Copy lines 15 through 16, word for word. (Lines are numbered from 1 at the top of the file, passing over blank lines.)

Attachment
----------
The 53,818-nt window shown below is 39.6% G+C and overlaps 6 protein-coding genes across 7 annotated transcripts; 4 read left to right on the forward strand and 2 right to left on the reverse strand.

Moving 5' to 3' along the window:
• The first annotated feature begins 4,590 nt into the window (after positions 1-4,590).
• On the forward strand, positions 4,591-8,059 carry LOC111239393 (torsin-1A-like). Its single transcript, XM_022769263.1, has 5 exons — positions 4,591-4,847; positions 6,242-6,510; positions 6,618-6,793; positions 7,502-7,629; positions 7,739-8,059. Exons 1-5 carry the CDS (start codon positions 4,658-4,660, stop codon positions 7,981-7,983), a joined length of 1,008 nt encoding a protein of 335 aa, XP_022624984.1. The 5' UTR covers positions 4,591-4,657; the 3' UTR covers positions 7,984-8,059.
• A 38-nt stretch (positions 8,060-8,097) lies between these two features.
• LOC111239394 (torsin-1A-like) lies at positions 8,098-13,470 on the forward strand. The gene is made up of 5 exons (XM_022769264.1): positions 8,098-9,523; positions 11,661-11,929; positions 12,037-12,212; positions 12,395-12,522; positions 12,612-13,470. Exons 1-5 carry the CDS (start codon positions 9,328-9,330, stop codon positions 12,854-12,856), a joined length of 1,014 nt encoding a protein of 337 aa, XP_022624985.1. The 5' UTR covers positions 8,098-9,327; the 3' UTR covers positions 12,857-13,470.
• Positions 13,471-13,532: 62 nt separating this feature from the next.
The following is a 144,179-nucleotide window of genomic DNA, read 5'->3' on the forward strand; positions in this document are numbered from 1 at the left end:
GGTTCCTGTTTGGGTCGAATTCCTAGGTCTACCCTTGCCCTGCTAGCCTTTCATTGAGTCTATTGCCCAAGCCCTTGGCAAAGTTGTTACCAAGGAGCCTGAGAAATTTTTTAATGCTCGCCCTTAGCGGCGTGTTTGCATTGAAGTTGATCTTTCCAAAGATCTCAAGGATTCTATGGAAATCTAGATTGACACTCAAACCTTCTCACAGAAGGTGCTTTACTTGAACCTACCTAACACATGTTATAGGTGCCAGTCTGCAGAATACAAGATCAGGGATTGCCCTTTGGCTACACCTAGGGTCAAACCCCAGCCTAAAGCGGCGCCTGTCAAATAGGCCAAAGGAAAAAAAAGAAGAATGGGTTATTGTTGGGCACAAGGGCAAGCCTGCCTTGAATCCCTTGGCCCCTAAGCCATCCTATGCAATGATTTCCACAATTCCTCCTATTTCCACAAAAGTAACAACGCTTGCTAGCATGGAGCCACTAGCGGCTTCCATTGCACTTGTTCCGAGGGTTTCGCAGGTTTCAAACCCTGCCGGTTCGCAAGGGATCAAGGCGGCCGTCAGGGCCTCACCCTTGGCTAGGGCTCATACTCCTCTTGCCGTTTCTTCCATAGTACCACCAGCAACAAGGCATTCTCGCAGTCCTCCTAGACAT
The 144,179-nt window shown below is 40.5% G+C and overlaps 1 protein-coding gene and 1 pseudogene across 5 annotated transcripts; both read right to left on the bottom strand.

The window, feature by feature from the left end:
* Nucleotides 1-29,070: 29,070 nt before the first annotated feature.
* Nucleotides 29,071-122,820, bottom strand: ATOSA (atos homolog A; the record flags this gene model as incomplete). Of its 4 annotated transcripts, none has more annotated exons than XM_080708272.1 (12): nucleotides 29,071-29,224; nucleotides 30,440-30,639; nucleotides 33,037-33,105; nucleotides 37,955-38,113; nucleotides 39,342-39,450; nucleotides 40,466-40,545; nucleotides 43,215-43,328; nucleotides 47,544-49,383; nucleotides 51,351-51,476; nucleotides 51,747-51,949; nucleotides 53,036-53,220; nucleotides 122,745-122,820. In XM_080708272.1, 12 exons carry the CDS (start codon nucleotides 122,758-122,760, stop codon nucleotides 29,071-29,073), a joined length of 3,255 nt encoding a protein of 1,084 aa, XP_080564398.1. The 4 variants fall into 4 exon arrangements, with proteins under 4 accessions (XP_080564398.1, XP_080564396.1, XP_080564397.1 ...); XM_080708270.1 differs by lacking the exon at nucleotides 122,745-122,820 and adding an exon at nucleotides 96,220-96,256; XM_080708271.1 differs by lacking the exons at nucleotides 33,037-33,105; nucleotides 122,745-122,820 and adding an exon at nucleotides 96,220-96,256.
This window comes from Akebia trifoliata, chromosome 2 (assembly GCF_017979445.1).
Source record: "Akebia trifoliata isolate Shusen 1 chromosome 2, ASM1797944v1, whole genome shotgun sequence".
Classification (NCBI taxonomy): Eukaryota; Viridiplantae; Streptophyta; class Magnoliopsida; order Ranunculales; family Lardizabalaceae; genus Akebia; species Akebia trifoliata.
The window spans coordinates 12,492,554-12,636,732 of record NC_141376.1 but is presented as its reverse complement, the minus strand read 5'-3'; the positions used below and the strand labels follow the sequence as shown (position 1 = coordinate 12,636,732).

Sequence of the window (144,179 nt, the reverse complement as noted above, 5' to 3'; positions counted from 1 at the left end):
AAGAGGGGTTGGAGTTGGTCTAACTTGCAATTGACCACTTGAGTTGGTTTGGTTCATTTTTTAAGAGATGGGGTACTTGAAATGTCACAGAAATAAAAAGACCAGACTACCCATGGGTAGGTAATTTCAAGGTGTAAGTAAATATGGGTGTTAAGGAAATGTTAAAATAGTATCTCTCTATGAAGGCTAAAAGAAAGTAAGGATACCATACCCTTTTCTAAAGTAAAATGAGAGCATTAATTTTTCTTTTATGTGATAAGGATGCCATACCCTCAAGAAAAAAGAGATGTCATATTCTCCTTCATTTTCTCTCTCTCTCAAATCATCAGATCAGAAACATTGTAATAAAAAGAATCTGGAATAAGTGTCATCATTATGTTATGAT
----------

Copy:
Source record: "Akebia trifoliata isolate Shusen 1 chromosome 2, ASM1797944v1, whole genome shotgun sequence".
Classification (NCBI taxonomy): Eukaryota; Viridiplantae; Streptophyta; class Magnoliopsida; order Ranunculales; family Lardizabalaceae; genus Akebia; species Akebia trifoliata.